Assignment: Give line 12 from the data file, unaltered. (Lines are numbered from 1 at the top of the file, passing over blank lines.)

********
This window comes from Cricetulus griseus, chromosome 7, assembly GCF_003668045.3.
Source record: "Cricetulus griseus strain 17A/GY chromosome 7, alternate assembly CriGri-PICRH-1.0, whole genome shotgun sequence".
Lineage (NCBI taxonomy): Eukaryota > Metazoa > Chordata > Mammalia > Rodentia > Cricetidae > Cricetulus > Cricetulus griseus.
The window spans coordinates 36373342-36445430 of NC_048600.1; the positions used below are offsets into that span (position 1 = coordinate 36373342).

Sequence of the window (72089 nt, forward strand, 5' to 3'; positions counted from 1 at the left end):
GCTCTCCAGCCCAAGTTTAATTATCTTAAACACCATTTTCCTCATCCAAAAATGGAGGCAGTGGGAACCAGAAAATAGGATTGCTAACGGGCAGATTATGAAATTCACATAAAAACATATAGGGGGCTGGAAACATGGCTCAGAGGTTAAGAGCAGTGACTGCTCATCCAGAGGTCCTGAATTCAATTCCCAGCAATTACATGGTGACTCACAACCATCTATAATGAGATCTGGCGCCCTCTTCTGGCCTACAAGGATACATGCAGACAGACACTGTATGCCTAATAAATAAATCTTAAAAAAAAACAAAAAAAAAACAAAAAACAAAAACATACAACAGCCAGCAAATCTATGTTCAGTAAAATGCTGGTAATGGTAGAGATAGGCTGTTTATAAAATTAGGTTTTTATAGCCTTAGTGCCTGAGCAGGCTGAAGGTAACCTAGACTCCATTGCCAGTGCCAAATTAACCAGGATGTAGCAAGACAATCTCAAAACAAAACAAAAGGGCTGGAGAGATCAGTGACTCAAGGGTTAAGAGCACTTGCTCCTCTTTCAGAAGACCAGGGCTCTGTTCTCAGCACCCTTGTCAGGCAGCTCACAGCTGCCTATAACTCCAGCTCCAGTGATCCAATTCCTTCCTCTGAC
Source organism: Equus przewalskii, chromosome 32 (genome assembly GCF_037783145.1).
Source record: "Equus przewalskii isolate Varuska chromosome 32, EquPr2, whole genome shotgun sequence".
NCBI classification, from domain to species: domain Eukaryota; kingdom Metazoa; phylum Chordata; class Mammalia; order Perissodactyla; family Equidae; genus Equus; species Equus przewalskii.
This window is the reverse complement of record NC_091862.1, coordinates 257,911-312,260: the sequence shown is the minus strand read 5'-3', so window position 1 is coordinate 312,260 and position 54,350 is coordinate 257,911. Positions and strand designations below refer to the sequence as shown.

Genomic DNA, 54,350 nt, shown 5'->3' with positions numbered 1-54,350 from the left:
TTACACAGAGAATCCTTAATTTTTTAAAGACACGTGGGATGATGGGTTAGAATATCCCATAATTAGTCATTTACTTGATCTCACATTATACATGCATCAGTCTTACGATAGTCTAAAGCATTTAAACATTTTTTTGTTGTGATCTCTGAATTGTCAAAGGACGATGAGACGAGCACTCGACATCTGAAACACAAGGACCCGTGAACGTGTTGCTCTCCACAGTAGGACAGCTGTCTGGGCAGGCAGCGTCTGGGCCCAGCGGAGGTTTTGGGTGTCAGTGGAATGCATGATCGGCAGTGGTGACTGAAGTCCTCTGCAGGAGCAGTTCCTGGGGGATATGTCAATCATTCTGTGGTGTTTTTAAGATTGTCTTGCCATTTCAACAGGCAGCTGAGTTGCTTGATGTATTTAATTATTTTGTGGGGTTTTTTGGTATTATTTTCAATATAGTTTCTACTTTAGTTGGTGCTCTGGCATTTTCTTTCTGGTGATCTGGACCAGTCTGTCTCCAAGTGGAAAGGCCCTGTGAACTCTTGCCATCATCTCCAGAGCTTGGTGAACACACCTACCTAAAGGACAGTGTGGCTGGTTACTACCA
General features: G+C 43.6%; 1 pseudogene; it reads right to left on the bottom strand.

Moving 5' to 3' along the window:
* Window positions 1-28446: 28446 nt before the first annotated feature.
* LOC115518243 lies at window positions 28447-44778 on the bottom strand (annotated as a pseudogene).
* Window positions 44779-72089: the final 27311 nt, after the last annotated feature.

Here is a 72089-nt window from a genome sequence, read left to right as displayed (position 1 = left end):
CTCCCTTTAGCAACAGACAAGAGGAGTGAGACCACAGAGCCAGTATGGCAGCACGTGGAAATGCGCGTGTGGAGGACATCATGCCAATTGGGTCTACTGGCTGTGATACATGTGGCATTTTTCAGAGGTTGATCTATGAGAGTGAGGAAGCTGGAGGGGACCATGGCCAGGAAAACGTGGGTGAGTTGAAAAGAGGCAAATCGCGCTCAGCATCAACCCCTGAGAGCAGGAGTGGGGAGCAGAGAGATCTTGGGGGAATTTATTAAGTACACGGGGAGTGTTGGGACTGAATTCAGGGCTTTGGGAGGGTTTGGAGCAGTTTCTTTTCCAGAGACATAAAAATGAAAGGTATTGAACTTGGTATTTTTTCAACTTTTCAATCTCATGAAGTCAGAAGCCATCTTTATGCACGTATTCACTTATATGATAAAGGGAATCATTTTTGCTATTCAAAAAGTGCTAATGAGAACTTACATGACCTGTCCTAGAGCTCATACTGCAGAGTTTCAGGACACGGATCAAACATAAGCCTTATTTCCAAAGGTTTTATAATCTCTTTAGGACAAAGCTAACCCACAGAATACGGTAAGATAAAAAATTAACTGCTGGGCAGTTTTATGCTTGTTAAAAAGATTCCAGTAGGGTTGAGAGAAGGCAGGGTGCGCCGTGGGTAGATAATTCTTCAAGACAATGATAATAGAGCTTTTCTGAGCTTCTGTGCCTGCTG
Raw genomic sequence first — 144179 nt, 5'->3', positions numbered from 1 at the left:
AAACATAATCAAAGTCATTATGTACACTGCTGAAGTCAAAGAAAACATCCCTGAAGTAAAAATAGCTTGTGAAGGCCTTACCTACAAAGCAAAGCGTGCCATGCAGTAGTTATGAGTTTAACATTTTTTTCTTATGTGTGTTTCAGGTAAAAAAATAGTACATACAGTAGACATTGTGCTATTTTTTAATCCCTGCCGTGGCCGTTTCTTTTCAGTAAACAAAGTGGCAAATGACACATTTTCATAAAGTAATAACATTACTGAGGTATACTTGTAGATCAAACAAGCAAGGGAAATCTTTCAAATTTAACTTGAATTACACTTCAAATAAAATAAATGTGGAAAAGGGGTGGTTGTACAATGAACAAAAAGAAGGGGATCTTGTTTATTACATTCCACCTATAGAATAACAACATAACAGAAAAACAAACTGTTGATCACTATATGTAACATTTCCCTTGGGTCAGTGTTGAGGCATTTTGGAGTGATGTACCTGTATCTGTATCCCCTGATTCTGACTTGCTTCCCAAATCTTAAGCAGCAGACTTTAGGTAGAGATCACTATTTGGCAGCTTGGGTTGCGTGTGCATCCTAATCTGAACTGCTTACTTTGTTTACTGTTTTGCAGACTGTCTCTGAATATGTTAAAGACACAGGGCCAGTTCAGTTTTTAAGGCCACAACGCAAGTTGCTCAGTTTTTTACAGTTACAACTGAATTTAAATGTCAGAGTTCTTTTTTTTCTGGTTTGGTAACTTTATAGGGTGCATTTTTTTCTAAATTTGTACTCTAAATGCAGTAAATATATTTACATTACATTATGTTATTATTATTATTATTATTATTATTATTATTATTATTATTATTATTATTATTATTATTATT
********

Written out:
TTACACAGAGAATCCTTAATTTTTTAAAGACACGTGGGATGATGGGTTAGAATATCCCATAATTAGTCATTTACTTGATCTCACATTATACATGCATCAGTCTTACGATAGTCTAAAGCATTTAAACATTTTTTTGTTGTGATCTCTGAATTGTCAAAGGACGATGAGACGAGCACTCGACATCTGAAACACAAGGACCCGTGAACGTGTTGCTCTCCACAGTAGGACAGCTGTCTGGGCAGGCAGCGTCTGGGCCCAGCGGAGGTTTTGGGTGTCAGTGGAATGCATGATCGGCAGTGGTGACTGAAGTCCTCTGCAGGAGCAGTTCCTGGGGGATATGTCAATCATTCTGTGGTGTTTTTAAGATTGTCTTGCCATTTCAACAGGCAGCTGAGTTGCTTGATGTATTTAATTATTTTGTGGGGTTTTTTGGTATTATTTTCAATATAGTTTCTACTTTAGTTGGTGCTCTGGCATTTTCTTTCTGGTGATCTGGACCAGTCTGTCTCCAAGTGGAAAGGCCCTGTGAACTCTTGCCATCATCTCCAGAGCTTGGTGAACACACCTACCTAAAGGACAGTGTGGCTGGTTACTACCA